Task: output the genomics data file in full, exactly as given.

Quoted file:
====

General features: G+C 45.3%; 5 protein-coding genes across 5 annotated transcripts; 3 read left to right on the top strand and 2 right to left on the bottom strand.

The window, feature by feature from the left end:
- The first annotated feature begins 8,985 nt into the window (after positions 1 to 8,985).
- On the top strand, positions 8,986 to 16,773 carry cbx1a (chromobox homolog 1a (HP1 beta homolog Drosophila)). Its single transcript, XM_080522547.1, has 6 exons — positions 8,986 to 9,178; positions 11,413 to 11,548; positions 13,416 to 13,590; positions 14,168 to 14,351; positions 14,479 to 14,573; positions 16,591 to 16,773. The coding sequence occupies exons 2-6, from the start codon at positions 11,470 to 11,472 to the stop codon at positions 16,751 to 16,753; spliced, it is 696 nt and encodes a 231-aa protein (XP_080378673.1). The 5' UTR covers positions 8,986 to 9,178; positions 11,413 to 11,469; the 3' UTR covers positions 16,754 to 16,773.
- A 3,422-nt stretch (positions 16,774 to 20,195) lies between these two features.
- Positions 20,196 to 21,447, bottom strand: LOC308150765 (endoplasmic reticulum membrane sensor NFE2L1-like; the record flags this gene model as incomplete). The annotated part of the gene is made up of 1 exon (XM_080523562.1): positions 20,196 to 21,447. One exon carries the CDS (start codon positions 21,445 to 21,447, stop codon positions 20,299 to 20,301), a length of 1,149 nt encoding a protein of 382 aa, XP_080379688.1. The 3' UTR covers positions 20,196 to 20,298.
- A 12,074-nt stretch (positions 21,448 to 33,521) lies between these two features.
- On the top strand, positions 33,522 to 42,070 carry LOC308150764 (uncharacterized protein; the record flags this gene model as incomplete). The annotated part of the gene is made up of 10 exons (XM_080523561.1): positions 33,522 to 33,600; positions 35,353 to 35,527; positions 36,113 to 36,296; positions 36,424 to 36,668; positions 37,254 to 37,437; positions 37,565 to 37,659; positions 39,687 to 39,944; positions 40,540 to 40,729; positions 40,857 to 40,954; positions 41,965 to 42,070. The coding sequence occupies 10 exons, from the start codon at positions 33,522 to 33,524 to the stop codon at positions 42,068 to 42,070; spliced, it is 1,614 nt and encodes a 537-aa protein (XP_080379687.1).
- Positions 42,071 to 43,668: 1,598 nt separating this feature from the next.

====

General features: G+C 45.3%; 5 protein-coding genes across 5 annotated transcripts; 3 read left to right on the top strand and 2 right to left on the bottom strand.

The window, feature by feature from the left end:
- The first annotated feature begins 8,985 nt into the window (after positions 1 to 8,985).
- On the top strand, positions 8,986 to 16,773 carry cbx1a (chromobox homolog 1a (HP1 beta homolog Drosophila)). Its single transcript, XM_080522547.1, has 6 exons — positions 8,986 to 9,178; positions 11,413 to 11,548; positions 13,416 to 13,590; positions 14,168 to 14,351; positions 14,479 to 14,573; positions 16,591 to 16,773. The coding sequence occupies exons 2-6, from the start codon at positions 11,470 to 11,472 to the stop codon at positions 16,751 to 16,753; spliced, it is 696 nt and encodes a 231-aa protein (XP_080378673.1). The 5' UTR covers positions 8,986 to 9,178; positions 11,413 to 11,469; the 3' UTR covers positions 16,754 to 16,773.
- A 3,422-nt stretch (positions 16,774 to 20,195) lies between these two features.
- Positions 20,196 to 21,447, bottom strand: LOC308150765 (endoplasmic reticulum membrane sensor NFE2L1-like; the record flags this gene model as incomplete). The annotated part of the gene is made up of 1 exon (XM_080523562.1): positions 20,196 to 21,447. One exon carries the CDS (start codon positions 21,445 to 21,447, stop codon positions 20,299 to 20,301), a length of 1,149 nt encoding a protein of 382 aa, XP_080379688.1. The 3' UTR covers positions 20,196 to 20,298.
- A 12,074-nt stretch (positions 21,448 to 33,521) lies between these two features.
- On the top strand, positions 33,522 to 42,070 carry LOC308150764 (uncharacterized protein; the record flags this gene model as incomplete). The annotated part of the gene is made up of 10 exons (XM_080523561.1): positions 33,522 to 33,600; positions 35,353 to 35,527; positions 36,113 to 36,296; positions 36,424 to 36,668; positions 37,254 to 37,437; positions 37,565 to 37,659; positions 39,687 to 39,944; positions 40,540 to 40,729; positions 40,857 to 40,954; positions 41,965 to 42,070. The coding sequence occupies 10 exons, from the start codon at positions 33,522 to 33,524 to the stop codon at positions 42,068 to 42,070; spliced, it is 1,614 nt and encodes a 537-aa protein (XP_080379687.1).
- Positions 42,071 to 43,668: 1,598 nt separating this feature from the next.